If I might be permitted a small Luddite rant, now that term has started, something that grieves me daily is the sight of parents talking on their mobile phones while walking their children to school.
I get that a parent alone with a baby or toddler might need a phone conversation on their walk to the park. They are with the littlies all day; that call might be the only adult company they have to look forward to for hours. The parents that make me cranky are the ones who are obviously on school drop-off: the kids are in little checked uniforms with gloomy oversized hats and cute backpacks. If you’re going to school, it means you’ll be without interruptions from these offspring for at least six hours. You don’t need to shut them out for the fifteen minutes it takes to get them there.
I mean, really, what can be so important? The safety of the kids that might justify you leaving your phone on 24/7 isn’t an issue: they’re right here holding your distracted hand. How many of us are in jobs that are so important that something can’t wait for attention?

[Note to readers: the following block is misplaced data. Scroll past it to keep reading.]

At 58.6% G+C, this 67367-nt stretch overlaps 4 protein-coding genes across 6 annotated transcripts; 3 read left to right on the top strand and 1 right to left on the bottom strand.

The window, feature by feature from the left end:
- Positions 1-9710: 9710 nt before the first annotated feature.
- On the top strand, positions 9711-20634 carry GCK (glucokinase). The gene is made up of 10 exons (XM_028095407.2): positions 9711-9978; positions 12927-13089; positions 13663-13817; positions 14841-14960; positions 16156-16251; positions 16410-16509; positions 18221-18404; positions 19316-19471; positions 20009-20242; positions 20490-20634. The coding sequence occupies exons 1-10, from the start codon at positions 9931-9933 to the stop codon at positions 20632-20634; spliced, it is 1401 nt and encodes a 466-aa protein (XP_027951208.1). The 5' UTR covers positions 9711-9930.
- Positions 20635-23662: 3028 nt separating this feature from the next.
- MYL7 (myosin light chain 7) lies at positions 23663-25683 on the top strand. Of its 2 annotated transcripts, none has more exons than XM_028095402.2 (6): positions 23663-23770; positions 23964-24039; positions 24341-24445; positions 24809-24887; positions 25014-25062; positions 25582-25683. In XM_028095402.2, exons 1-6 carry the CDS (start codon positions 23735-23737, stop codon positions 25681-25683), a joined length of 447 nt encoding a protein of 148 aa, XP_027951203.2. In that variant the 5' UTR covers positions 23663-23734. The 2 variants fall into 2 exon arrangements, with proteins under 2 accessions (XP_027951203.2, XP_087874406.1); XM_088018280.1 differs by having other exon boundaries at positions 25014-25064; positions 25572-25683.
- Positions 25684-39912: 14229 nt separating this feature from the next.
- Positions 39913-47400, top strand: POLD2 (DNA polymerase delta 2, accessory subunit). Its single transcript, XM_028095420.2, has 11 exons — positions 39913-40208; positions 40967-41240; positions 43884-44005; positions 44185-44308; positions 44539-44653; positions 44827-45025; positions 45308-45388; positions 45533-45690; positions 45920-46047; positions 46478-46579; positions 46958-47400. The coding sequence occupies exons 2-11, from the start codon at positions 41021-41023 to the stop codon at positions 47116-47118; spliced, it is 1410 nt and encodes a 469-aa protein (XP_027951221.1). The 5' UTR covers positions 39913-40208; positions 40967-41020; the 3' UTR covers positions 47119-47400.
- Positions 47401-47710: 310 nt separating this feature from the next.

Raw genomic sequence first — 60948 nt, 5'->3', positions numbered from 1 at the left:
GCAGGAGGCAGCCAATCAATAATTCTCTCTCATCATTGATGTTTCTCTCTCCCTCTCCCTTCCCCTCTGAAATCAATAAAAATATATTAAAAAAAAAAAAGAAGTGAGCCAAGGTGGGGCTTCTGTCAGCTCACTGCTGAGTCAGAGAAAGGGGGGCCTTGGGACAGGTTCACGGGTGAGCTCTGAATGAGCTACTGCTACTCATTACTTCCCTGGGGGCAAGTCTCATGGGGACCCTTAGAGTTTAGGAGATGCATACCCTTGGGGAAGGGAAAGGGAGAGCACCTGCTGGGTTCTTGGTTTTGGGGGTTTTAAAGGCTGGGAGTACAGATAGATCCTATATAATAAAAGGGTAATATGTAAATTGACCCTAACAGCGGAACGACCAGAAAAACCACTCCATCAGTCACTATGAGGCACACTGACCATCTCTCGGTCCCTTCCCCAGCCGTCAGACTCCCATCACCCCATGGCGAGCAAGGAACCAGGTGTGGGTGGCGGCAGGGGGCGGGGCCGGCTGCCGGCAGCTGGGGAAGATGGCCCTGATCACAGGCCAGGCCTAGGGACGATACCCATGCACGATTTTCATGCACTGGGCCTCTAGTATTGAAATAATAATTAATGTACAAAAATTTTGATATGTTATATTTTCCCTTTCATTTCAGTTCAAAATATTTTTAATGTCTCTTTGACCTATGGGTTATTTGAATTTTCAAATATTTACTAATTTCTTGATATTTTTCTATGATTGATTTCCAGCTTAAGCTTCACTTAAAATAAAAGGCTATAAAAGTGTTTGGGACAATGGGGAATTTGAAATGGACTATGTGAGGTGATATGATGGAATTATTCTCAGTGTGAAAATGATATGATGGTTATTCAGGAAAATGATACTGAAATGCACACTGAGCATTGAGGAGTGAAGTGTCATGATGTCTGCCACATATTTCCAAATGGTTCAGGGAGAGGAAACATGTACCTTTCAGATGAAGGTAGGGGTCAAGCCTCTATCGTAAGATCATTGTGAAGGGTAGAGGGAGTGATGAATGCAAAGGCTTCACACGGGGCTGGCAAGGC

When our kids were all at high school, and half my life seemed to involve transporting them to and from sporting events, a fellow parent of four shared some wisdom with me, a reframing of my situation. ‘It’s a pain having to spend so much time ferrying them around,’ she said. ‘But I realised that it was the only time that I got one-on-one conversation with them, with no interruptions and no competition. It became precious time.’
I didn’t have the temptation of a mobile when I was taking primary kids to school each morning. But although I own a smart phone now, I try to leave it at home when I go walking, so I can pay attention to my thoughts and to the ever-changing world I walk through as the seasons pass.
All most people want, the experts tell us, is to be heard. So-called quality time with children – with anybody - doesn’t need to involve words, but at the very least it needs you to not be conversing with someone else. For a while, when they are in their teens, your kids may not want to be seen with you, and when they are adult, you will have all the time you want for those calls you think are so vital that they can’t wait. Seize the day. Leave the phone at home.
This article was published in The Age on 14 February 2017